In the last months of her life, while battling stage 4 cancer, Crystal fell in love, travelled to Australia, and never stopped pushing us to be better (and to wear sunscreen). She was in the office on Friday, quietly working hard, in an adorable hat and wig, which didn't quite capture her natural mermaid-like looks. No synthetic garb could emulate that gifted orange color.

She passed away on Sunday, surrounded by friends and family. She was in the hospital in a deep sleep for only a few hours. We'd like to think this was all her plan, to die the way she lived, an endearing control freak ‘til the end.

Today, we promote her to Creative Director. It is the title she lived, in the office and life. She will be missed, and not soon forgotten.


Memories of Brightness Ani Simon-Kennedy

I remember scrolling through pictures of wigs with Crystal on her iPhone, trying to casually talk about which cut and color would be most flattering. We were sitting on my sister Kira’s couch surrounded by friends. It was one of those moments that stands out more in hindsight. None of us could know it would be her last week but there we were, debating the merits of bangs versus no bangs, natural color versus full-blown neon.

I remember Kira asking around if I knew of any job openings because her friend Crystal, who she met in China, was moving to New York. I had never met Crystal in person until that point but had heard all about their adventures in Beijing. My boyfriend Mike who works at DoSomething was telling me about open positions they needed to fill and one thing leading to another, Crystal walked in for an interview and walked out with a job.

I remember Kira’s birthday party last year, and the epic barbeque we threw in her backyard. It was the first time I met Amos, Crystal’s boyfriend, and we talked all night. Fellow filmmakers always seem to have a way of finding each other. He was so sweet, so attentive, so in love with her. Halfway through the feast, Crystal and I both realized there was no birthday cake. After some covert texting, we snuck out to a bakery around the corner and came back with a whopper of a chocolate cake.

I remember how hard it was snowing outside. Our parents were in town and we went to see Anne Hamilton’s show at the Armory. Kira and Crystal were deep in talk about China Residencies, the non-profit directory they were creating to consolidate all of the artists residencies of China in one place. They were swinging from the swings sitting next to each other — perfectly in sync and deep in conversation. I’ve looked everywhere for the little video I took of the two of them and I can’t find it anywhere.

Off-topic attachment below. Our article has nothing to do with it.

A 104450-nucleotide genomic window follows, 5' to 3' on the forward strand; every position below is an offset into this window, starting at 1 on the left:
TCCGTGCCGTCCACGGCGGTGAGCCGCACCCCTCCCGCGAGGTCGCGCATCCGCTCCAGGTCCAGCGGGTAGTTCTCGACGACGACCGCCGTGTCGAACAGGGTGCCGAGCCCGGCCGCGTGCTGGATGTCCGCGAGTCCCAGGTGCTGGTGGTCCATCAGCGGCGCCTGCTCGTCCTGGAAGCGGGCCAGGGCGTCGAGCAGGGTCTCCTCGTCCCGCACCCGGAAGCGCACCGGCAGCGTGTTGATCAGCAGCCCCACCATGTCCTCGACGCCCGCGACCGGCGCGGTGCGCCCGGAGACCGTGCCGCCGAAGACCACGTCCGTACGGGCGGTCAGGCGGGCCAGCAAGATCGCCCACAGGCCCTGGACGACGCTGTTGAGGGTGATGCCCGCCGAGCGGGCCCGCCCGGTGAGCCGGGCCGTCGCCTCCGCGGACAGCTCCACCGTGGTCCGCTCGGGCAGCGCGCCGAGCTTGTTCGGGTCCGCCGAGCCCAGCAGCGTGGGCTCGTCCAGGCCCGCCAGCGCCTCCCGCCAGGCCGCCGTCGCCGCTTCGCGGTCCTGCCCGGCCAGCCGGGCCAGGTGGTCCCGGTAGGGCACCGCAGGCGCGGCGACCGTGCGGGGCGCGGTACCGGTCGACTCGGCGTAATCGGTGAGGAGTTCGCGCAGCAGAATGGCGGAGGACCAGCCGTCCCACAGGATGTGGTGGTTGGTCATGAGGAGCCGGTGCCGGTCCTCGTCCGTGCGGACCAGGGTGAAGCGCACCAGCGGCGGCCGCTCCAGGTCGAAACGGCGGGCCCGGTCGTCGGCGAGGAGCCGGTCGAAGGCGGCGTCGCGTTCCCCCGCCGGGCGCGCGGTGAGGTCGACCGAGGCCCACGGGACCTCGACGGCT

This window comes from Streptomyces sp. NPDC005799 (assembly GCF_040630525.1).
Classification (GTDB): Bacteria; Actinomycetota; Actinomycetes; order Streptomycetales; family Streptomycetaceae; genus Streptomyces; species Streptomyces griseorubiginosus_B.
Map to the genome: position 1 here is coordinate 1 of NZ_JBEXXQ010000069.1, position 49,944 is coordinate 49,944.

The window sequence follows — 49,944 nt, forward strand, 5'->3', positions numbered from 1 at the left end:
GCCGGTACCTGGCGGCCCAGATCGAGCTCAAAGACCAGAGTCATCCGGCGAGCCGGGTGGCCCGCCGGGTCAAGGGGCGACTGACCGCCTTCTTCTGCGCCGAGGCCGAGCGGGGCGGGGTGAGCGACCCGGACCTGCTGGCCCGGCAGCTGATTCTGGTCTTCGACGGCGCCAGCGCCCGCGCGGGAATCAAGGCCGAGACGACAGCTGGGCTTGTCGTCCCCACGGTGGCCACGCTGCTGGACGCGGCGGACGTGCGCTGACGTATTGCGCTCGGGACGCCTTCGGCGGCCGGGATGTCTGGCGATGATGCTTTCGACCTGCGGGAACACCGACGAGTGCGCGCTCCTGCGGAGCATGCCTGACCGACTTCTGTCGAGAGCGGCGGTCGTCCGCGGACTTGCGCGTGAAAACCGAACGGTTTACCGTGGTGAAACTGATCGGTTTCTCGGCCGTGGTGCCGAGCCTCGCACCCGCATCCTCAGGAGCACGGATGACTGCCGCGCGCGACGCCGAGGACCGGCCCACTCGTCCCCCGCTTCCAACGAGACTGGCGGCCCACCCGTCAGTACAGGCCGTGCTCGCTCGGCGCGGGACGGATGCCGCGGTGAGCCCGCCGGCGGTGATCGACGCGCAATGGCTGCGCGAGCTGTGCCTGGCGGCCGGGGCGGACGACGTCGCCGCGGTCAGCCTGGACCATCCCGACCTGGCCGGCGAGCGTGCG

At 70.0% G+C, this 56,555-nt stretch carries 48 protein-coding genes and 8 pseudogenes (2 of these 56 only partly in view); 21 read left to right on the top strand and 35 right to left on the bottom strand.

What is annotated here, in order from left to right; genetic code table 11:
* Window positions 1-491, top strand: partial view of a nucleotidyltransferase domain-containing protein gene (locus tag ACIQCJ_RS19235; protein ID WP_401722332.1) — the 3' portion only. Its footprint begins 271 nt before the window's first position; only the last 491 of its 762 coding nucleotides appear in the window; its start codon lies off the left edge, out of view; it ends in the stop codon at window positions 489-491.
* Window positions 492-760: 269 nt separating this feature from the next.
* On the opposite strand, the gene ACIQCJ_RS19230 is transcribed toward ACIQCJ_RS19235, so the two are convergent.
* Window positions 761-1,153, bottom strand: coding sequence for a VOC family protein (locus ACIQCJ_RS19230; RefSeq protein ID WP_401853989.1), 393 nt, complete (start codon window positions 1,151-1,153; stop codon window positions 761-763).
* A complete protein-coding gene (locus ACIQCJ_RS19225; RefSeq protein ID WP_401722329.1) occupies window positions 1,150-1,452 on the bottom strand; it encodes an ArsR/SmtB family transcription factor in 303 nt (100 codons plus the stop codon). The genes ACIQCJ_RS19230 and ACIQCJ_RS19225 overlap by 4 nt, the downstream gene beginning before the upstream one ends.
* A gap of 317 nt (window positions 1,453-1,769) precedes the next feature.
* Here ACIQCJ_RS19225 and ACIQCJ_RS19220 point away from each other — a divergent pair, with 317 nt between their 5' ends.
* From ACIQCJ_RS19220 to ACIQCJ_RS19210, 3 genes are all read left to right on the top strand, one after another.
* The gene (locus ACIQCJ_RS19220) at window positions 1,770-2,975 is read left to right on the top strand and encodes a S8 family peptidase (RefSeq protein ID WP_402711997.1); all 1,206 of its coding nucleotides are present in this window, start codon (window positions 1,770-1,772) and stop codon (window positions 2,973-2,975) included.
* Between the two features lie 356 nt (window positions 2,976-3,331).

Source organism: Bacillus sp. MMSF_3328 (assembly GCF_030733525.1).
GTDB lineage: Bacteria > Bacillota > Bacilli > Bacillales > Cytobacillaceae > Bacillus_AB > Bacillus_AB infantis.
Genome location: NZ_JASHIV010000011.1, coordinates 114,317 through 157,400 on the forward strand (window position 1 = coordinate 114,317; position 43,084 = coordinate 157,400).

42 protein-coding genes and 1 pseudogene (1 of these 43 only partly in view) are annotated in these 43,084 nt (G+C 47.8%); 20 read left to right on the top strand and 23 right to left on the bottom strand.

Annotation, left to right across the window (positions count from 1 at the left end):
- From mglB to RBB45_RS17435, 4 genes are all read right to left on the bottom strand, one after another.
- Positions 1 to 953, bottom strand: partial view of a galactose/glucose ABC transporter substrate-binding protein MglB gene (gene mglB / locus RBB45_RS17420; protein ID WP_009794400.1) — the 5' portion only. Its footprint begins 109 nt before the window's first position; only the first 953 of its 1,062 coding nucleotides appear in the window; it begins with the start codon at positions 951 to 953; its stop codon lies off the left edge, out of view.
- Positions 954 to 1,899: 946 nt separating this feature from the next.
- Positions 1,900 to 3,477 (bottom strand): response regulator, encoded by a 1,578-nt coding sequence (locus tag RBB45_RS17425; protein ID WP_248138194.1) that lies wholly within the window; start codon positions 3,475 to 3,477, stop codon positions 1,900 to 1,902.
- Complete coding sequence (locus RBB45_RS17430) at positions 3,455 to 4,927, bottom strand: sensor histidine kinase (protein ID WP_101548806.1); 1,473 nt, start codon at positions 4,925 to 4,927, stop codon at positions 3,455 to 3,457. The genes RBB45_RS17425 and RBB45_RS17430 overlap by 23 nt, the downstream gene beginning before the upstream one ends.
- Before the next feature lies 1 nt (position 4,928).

I wish I remembered more. I was in the dark about how serious Crystal’s cancer was until pretty late in the game, considering she was my sister’s best friend and my boyfriend’s coworker. I knew she had had cancer but when it reappeared and Kira started going with her to the various doctor’s appointments, I optimistically thought the best, always. Kira told me later that Crystal specifically didn’t want people to know how bad her situation was because she didn’t want to be treated any differently. Some people may disagree but I think not knowing really made me be my most natural self around her. It was only in June that Kira told me how things had taken a serious turn. I tucked that information away in a dark little part of my brain and we all somehow kept keeping on.

I remember the worst day the most. Getting a text message from Kira that they were at the hospital and racing over heart pounding the whole way. I remember waiting for Ruth, her mother, and Becky, her sister, to drive in. I remember that whole day vividly while so many other happier Crystal memories have gone fuzzy around the edges. I remember the conversation Ruth insisted we have in the waiting-room, about the memorial she wanted to plan while we all still had somewhat of a grip. Crystal wanted something outside, in a garden said Kira. We settled on my backyard and I called my landlord Lewis, who of course agreed it would be the perfect spot.

I remember the memorial party and everyone dressed in Crystal’s beautiful bright clothes. I remember Kira’s speech, which still brings tears to my eyes when it pops into my mind, unannounced. I remember everyone taking foreign coins from a jar where she collected them from her travels. I got a penny from Hong Kong that is still in my wallet.

I remember her brightness in every sense of the word. She shined like the bright crystal, loud and clear like a bell. As we all left the hospital that night, we noticed the bright Supermoon looming in the sky. I hoped it would guide her. A little over a year later, I watched a blood-red lunar eclipse from a plane, Crystal never far from my mind. She would have turned 30 this Monday and my heart is full when I see this website that was created in her memory by the people who loved her and knew her best.


The Postcards Ben Kassoy

When I asked others what I could do for Crystal, they mostly told me to keep things normal, keep things light. So at the office I’d hug her and try to make her laugh and do this thing where we’d talk while sitting back-to-back on a giant purple ball she used as an office chair.

Except then she started treatments and was out of the office and therefore unavailable for hugs and back-to-back heart-to-hearts. I sent her Snapchats as small doses of normalcy and humor, but those began to feel too distant and ephemeral.

A few months earlier, my mom had given me this weird book of postcards. I decided to mail Crystal 14 postcards, one for every day she was in treatment. During that time, I went on family vacation with my free-spirited hippie grandma, Granny Shirley.